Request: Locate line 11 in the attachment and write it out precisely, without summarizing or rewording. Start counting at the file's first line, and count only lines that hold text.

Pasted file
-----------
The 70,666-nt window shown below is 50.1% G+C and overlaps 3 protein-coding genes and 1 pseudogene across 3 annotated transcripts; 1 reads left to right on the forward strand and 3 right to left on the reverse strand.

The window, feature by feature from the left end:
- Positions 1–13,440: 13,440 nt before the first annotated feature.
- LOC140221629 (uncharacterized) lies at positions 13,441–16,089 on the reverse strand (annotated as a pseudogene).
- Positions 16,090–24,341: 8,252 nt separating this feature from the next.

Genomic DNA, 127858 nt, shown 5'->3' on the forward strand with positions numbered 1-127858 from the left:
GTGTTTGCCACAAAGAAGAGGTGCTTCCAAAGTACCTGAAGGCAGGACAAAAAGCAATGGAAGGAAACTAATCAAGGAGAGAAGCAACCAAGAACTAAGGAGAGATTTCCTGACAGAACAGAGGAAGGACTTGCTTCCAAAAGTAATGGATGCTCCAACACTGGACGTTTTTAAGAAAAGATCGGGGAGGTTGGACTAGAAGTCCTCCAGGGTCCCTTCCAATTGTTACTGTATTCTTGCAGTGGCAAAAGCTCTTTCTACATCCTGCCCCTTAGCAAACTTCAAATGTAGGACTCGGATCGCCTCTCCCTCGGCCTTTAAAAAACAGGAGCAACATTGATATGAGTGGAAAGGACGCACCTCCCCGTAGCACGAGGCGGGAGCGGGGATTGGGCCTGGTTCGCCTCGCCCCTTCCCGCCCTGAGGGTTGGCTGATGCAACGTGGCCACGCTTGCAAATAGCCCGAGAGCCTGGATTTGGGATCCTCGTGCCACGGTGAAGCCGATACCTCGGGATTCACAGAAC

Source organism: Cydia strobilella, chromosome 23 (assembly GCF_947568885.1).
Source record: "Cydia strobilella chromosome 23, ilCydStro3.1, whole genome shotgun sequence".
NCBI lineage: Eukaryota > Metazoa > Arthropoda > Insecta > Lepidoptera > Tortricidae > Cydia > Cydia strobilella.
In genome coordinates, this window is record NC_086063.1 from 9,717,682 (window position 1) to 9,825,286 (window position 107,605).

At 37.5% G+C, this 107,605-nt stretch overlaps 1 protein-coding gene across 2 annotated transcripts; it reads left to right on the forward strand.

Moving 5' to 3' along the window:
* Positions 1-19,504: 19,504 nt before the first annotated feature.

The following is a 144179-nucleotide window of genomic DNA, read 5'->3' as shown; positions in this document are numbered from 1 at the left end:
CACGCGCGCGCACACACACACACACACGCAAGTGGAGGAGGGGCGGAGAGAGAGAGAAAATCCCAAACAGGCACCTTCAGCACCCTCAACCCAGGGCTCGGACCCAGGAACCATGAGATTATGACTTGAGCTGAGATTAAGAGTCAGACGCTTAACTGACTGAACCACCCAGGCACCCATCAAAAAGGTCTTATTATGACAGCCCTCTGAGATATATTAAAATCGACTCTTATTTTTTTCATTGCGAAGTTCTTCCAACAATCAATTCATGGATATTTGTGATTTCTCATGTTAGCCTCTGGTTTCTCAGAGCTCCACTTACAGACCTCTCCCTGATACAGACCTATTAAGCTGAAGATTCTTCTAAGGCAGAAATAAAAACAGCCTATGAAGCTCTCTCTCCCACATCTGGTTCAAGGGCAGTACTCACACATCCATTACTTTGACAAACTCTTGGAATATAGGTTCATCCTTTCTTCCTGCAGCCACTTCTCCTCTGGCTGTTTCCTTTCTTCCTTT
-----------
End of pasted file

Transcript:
In genome coordinates, this window is record NC_086063.1 from 9,717,682 (window position 1) to 9,825,286 (window position 107,605).